And so we get to the point. Of all the ridiculous, idiotic decisions made in English football so far this season (and let’s face it, there have been a few) one stands out.

After fifteen years and 843 matches, Port Vale have sacked John Rudge. You do have to wonder what qualifies some people to own and run a football club, I do struggle to understand what’s going on in their empty heads.

John Rudge was Port Vale. No, scratch that, John Rudge is Port Vale.

In footballing terms, he was simply the best manager that Vale will ever have. He may not have achieved headline-grabbing success – fittingly for a seemingly modest, understated man, his reign leaves no indelible mark on the national consciousness – but that shouldn’t mean that what he did achieve passes unnoticed.

Three promotions and three Wembley visits isn’t the stuff of childhood dreams – but for an classically unfashionable club like Vale to be occasionally challenging for the Premiership was truly remarkable. As Watford fans ought to remember, all things are relative. Crucially, however, Rudge did it differently from others.

Many have bruised their way into contention, winning no friends. Vale, on the other hand, were one of every season’s highlights. Their visits to Vicarage Road were never likely to break box office records, yet Rudge’s sides were guaranteed to at least attempt to provide good entertainment. The formula never changed – passing football, forward-thinking, always with two fine wingers – but, as I remarked earlier in the season, familiarity doesn’t always breed contempt. Vale were frequently quite lovely to watch. More than that, they were distinctively lovely – a team that you could pick out in an identity parade (“It was the one with the two wingers what done it, officer”). First Division football will be much poorer for his absence.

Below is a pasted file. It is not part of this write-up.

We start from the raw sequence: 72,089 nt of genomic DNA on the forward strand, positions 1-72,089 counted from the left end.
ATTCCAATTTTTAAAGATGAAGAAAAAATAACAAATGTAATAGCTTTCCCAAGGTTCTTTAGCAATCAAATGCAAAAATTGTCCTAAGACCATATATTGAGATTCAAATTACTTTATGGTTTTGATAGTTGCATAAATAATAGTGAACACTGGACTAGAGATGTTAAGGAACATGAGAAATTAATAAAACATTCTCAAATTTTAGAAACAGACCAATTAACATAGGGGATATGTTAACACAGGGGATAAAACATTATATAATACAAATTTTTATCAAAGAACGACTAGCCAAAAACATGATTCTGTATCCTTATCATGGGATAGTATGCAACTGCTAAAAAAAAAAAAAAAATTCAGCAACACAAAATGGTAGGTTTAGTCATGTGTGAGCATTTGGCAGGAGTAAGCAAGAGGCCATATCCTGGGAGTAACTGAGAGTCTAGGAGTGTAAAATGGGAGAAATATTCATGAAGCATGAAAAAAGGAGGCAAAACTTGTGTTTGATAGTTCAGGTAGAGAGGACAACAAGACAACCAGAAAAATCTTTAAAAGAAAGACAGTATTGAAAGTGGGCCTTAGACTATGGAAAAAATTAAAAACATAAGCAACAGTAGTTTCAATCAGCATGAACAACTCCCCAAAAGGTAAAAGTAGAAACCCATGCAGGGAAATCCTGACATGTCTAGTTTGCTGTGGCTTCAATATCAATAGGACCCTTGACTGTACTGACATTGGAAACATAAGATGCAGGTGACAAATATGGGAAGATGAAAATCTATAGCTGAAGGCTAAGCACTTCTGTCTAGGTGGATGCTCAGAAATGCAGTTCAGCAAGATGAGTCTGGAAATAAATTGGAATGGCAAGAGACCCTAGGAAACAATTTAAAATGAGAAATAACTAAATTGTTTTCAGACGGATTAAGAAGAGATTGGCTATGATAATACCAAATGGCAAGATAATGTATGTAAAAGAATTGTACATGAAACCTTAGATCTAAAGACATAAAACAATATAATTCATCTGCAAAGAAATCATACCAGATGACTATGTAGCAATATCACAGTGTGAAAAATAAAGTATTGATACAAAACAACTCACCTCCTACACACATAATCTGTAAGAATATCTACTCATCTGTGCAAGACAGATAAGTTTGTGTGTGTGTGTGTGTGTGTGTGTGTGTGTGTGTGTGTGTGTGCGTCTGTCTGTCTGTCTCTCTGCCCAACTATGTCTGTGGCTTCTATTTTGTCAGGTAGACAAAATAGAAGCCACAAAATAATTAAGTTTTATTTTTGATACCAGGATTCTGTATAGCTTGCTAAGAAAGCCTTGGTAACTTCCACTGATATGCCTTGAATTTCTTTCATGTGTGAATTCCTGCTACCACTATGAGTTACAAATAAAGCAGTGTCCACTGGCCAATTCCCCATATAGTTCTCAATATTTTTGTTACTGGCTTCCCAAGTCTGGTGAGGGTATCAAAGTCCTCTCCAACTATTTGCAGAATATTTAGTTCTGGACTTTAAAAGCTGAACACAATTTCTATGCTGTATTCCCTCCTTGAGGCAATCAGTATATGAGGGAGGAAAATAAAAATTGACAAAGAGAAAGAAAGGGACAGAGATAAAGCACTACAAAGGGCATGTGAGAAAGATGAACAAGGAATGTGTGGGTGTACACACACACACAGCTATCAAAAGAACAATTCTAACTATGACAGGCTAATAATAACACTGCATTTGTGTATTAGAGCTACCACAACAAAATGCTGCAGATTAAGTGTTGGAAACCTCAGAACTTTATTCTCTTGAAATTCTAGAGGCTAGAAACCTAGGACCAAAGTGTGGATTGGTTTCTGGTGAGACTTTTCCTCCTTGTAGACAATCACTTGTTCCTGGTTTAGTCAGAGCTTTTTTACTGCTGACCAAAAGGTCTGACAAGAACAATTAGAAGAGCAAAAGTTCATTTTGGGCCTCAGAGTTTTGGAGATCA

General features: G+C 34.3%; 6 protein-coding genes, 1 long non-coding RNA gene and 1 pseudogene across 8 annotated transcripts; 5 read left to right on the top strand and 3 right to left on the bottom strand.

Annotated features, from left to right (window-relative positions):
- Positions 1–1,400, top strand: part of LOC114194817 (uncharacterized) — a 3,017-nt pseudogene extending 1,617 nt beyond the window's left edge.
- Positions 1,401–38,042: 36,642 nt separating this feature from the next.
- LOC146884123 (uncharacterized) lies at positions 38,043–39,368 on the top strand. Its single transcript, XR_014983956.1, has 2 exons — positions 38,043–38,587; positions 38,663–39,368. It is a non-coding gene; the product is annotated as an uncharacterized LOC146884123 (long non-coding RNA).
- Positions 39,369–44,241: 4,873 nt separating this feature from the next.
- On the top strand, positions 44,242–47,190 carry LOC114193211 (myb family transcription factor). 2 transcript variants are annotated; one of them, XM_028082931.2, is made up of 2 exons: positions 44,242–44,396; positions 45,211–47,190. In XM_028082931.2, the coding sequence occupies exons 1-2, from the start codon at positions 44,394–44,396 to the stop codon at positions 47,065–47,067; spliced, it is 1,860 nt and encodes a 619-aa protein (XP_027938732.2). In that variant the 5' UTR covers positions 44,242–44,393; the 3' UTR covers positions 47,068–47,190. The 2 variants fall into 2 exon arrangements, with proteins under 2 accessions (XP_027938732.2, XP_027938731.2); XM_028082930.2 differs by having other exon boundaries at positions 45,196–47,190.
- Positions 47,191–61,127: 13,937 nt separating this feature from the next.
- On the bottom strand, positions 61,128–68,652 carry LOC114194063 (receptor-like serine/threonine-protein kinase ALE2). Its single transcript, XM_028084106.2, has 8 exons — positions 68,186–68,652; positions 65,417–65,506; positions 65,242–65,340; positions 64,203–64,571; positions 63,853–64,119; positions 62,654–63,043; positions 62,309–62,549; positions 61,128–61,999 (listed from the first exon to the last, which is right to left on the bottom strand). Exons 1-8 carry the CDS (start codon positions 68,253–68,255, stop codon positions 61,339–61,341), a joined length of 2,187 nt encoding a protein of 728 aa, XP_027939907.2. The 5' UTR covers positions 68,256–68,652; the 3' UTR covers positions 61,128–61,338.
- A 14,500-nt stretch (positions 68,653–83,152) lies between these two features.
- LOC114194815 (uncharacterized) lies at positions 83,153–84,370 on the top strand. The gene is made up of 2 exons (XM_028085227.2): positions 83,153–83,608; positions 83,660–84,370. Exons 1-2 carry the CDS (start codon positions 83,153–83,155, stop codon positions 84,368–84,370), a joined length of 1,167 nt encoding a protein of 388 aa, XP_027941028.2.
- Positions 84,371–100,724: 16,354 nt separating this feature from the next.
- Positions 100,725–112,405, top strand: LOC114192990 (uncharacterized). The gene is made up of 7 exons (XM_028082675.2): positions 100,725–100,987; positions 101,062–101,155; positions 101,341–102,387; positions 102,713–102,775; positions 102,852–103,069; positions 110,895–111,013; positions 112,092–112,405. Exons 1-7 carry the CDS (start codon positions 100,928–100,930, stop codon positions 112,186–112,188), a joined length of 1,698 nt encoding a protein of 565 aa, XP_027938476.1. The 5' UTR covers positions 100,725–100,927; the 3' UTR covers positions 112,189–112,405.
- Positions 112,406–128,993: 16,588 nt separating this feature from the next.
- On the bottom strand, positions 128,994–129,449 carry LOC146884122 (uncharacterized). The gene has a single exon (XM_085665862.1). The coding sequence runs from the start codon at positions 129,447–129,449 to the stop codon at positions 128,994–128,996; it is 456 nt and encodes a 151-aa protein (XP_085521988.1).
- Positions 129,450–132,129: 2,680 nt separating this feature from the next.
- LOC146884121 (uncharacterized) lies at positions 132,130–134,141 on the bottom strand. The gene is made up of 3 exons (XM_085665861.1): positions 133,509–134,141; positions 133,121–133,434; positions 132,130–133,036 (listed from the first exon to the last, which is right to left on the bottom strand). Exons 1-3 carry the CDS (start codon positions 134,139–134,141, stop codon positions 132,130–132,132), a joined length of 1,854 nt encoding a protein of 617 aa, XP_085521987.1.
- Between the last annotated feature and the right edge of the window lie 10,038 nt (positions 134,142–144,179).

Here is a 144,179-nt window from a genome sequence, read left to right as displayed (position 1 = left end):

In the process of quietly building his teams, Rudge unearthed so much talent, a great deal of which is exercising its considerable earning power elsewhere – Mark Bright at Charlton, Robbie Earle and Gareth Ainsworth at Wimbledon, Ian Taylor at Villa, Steve Guppy at Leicester, Robin van der Laan at Derby, Jon McCarthy at Birmingham, Lee Mills at Bradford. That’s nearly ten million quid’s worth. Several of these, and current, players appear to have that unshakeable, burning loyalty to Rudge that indicates a manager who is not only obeyed, not only respected but loved. There are few who can claim that. That he appears to have done most of this transfer trickery via his own scouting is fairly typical of the man.

To dismiss him is one thing. There is, if you’re that way inclined, some cause for it – Brian Horton will provide a major culture shock for Vale fans but he’s performed minor miracles at Brighton and may do the same at his new club (although it’s difficult to imagine that anyone will be able to resist the eternal pull of gravity like Rudgie could). To dismiss him with a two paragraph memo that doesn’t even bother to say “thank you”, to try to put him out to pasture as “director of football” above a new manager with whom he shares no footballing philosophies whatsoever, well, that’s just too much. Have some respect. If Rudge was a gentleman, he was clearly one of a dying breed.

Football is changing. If it has no room for people like John Rudge, then it is not changing for the better.

(reproduced by kind permission of ‘Blind, Stupid and Desperate’ http://www.bsad.org)


5. Quotes about John Rudge

“Every Port Vale supporter should get down on their knees and thank the Lord for John Rudge.” – Sir Alex Ferguson

“One of football’s genuine gentlemen.” – William Johnson  (The Daily Telegraph)

“If John left Port Vale tomorrow there would not be a rush to fill his position because every manager in the game knows how difficult he would be to emulate.” – Lou Macari

“He’s such a hard act to follow. It’s like following Busby or Shankley. Without him they’d probably be in the conference.” – Tommy Docherty

“He’s one of the most respected Managers outside of the Premier League. I owe most of what I’ve achieved to John Rudge.” – Mark Bright